Spike Gayfeather

Liatris spicata 'Floristan White'

White Spike Gayfeather; aka,
Dense Blazing Stars; aka,
Sessile Blazing-star; aka,
Button Snakeroot; aka,
Snake Button; aka
Colic-root; aka,
Devil's Bite


The perennial Liatris spicata 'Floristan White' is strongly drought-tolerant. We obtained two very small starts in tiny pots & put them out on the roadside in a sun-garden.

Many types of plants that are drought tolerant once established have quite a lot of trouble at first if not regularly watered & tended until they're older plants, but these Spike Gayfeathers right from day one never required any attention. One of them is shown above in September of its first year in the ground (2002), blooming late because it spent the whole summer maturing from a tiny start. The second photo is from August (2004).

Gayfeather is native of eastern North America from Canada to Florida. They ordinarily bloom June through August, but ours bloom July through all of September, sometimes lingering into early October. My suspicion is if they were watered a bit in summer, they would bloom starting June as they're supposed to, but they're doing more than good enough in their neglected spot.

Spike GayfeatherFor 'Floristan White' the flower spikes reach no higher than three feet tall, often smaller. Ours in this neglected spot don't quite reach two feet. This is about half the size of purple cultivars, & the wild species is bigger still, with flower spikes as tall as six feet.

The fluffy flower spikes are favorites of butterflies & bees. The blooms are long-lasting whether in the garden or as cut flowers. The spikes bloom starting at the top & working their way to the bottom, & if cut for bouquets when only blooming near the top, the spikes' buds will open day by day, & the spent top can be trimmed as it fades. This means they're exceptionally long-lasting in flower arrangements.

They can also be dried for winter use in arrangements. They should be cut when half to two-thirds in bloom, then hung upside down in a dark, warm, dry room with good air-circulation. An arrangement of dried Liatris & Yarrow from the garden will bring a bright remembrance of summer for a winter's table.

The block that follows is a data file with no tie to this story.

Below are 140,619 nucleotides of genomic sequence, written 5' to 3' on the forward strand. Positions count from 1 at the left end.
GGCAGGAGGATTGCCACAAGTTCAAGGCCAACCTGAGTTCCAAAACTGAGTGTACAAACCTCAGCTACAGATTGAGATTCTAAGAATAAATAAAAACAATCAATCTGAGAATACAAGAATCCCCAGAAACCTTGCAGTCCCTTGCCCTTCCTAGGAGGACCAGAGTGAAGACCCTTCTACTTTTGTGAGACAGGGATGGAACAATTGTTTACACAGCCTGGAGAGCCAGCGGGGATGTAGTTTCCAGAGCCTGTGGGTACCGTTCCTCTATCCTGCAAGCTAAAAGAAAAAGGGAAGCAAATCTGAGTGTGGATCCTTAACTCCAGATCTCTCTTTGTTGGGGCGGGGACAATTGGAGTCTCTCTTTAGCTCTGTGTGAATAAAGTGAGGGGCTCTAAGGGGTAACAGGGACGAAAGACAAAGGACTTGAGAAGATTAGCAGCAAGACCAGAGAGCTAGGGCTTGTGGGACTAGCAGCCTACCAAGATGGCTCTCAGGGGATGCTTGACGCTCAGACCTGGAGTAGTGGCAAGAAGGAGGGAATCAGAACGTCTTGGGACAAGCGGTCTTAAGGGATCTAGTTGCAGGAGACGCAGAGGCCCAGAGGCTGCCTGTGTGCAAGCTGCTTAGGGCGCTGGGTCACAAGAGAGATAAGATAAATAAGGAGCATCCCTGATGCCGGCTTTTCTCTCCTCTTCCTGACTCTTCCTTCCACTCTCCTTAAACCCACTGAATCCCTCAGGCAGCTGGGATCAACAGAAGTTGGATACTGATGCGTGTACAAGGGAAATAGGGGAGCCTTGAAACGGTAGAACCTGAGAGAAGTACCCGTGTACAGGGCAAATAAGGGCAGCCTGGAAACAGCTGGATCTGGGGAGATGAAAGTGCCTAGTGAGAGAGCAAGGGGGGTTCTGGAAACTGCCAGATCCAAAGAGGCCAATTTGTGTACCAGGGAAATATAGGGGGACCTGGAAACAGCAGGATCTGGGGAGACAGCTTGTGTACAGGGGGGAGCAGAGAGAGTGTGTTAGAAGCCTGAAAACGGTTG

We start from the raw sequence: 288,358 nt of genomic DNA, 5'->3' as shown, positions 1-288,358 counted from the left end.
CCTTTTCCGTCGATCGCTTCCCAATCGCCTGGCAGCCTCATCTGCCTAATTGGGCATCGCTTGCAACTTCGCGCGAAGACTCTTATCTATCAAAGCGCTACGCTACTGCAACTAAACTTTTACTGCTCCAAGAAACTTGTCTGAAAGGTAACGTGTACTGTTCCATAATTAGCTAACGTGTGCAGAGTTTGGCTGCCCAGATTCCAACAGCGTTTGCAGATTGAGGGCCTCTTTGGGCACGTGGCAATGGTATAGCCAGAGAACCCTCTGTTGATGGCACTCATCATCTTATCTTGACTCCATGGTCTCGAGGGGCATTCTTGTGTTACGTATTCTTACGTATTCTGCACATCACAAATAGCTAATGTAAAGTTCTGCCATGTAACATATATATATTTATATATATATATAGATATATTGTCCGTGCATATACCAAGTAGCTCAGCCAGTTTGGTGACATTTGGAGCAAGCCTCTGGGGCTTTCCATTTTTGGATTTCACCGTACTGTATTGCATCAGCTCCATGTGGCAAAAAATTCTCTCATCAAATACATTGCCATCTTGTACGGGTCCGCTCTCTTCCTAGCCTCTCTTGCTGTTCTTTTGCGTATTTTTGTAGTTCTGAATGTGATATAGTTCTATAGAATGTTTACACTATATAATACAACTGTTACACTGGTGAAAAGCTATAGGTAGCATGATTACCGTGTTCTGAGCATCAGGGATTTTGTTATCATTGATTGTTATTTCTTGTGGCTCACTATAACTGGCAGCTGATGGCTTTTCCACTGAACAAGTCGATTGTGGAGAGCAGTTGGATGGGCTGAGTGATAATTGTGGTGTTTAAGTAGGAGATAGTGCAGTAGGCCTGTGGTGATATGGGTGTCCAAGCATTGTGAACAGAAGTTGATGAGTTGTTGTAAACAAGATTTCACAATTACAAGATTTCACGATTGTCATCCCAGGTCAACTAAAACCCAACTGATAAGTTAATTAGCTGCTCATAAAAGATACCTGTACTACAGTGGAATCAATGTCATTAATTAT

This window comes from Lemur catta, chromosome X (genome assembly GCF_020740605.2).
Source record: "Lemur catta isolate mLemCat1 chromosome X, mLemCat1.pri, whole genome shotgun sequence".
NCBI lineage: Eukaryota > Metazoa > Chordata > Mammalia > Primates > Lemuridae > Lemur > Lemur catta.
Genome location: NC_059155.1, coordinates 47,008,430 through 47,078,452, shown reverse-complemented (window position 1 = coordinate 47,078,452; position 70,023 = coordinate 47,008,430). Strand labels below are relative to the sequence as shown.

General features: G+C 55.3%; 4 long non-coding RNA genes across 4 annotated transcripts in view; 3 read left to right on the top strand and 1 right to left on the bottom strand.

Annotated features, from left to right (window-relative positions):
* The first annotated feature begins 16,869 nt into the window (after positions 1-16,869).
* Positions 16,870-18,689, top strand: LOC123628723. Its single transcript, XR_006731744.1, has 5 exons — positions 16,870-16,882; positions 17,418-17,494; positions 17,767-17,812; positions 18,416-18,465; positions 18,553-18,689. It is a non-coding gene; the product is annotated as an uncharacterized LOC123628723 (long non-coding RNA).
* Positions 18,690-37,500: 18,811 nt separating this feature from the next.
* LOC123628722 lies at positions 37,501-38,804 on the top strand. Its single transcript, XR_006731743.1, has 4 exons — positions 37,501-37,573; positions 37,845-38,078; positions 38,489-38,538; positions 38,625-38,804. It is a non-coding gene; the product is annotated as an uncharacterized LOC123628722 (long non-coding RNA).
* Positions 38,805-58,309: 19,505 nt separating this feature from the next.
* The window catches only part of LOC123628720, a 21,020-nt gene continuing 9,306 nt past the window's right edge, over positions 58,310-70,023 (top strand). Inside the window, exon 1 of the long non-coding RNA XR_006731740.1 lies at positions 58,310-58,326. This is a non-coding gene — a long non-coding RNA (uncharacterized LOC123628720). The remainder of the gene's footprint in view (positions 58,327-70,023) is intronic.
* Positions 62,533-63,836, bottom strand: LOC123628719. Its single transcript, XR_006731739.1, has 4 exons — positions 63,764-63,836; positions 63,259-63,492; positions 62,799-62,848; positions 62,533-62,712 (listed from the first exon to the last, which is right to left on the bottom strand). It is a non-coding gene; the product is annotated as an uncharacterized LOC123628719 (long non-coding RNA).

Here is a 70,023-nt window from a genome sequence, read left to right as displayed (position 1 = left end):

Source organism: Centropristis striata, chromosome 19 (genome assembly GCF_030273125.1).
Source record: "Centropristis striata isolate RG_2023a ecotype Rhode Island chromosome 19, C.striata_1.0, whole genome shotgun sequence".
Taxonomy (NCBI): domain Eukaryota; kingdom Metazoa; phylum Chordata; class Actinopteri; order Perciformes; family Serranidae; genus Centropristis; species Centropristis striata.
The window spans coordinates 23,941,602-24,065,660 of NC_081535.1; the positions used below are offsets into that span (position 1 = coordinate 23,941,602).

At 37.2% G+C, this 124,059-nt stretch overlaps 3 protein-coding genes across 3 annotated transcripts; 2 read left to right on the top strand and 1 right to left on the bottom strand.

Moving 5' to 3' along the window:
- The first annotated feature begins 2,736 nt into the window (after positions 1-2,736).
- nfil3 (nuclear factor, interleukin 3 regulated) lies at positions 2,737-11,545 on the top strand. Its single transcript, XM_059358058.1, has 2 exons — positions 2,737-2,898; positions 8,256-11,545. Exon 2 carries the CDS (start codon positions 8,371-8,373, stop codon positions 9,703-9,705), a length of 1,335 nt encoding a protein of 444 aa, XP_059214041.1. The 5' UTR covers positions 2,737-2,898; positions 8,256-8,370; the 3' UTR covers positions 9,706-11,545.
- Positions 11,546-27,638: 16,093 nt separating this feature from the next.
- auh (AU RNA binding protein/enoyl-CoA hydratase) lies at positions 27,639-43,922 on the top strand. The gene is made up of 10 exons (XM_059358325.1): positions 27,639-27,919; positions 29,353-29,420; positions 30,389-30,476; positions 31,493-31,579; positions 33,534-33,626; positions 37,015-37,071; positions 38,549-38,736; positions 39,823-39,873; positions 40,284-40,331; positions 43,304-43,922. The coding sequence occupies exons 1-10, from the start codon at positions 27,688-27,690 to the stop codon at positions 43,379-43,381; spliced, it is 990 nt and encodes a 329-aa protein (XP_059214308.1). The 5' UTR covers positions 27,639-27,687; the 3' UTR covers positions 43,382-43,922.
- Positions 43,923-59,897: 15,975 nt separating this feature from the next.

When the flowers are dried & spent, they still have a browned decorative value for a little while in Autumn, but by November they look dead. The blackened dried flower spikes may persist unattractively in winter & it's up to individual tastes whether to prune them right away or wait until spring. Small birds such as finches will cling to the spikes in late autumn or early winter to eat the feathery seeds, but eventually the plant is very homely in winter, so we don't leave the stalks standing.

The plant reemerges as a circular clump of bright turf in spring. The largest grassy leaves are at the bottom of the whorl of turf, & the leaves get progressively smaller as the mound rises. It's quite elegant even before developing the tall spike of florets.

The plant has a susceptibility to powdery mildew if too crowded or in shade, so plenty of sunlight & good air circulation all around it is essential. Ours never showed any such affliction. They will thrive in heat, cold, & dryness, but are occasionally harmed by too much moisture during the winter. Though L. spicata especially in spring & summer is more tolerant of dampness than other species of Liatris, & is even occasionally called "Marsh Gayfeather," it is still possible the rootstock could rot in winter from too much rainfall. Perfectly draining soil is therefore a must, & planting on a small raised area anc help in that regard. They prefer full sun morning & afternoon.

Spike Gayfeather grows from tuberous rootstock. The rootstock can be dug up every three or four years & divided, preferrably in early spring. Ours has developed more slowly than clumps that are more tended, & will probably not be divided until their fifth year. It can also be propogated from seed, but needs very warm spring temperatures to germinate properly & may need to be started indoors in pots to be warm enough. When seed-grown, it takes two years to mature enough to bloom.

Because the tuber is of an unusual shape that appears to have a bite out of it, this & other species of Liatris are sometimes called "The Devil's Bite." This magical-appearing root has long given it an association with cthonic healing powers. Names like "Button Snakeroot" (or like L. squarrosa's unusual common name "Rattlesnake Master") derive from the Native American use of Liatris species to treat poisonous snakebites.

So too the name "Colic Root" associates species of Gayfeather with medicinal properties. It has been used for treating dropsy, ulcers, or diarrhea. Although actual efficacy in the majority of its alleged values is doubtful, the root's bitter chemical component Coumarin may well have some benifits beyond its conclusive value as a diuretic.

There are many natural wild variant races of Dense Gayfeather, which has assisted growers in producing excellent select cultivars. Besides the White Spike gayfeather, there is also Purple Spike. The most commonly available semi-dwarf cultivar is a purple variety called 'Kobold' which does not get so tall as 'Floristan White.' 'August Glory' is violet & grows much taller than the white. Many other cultivars exist in shades of blue, purple, white, & magenta, but not all are widely available.

There are also other species of Liatris such as Meadow Blazing Star (L. ligulistylis), Dwarf Gayfeather (L. microcephala), & others, most of which tend not to be quite so apt to forgive our wet winters, but I'd be tempted to give any of them a try & hope for the best.


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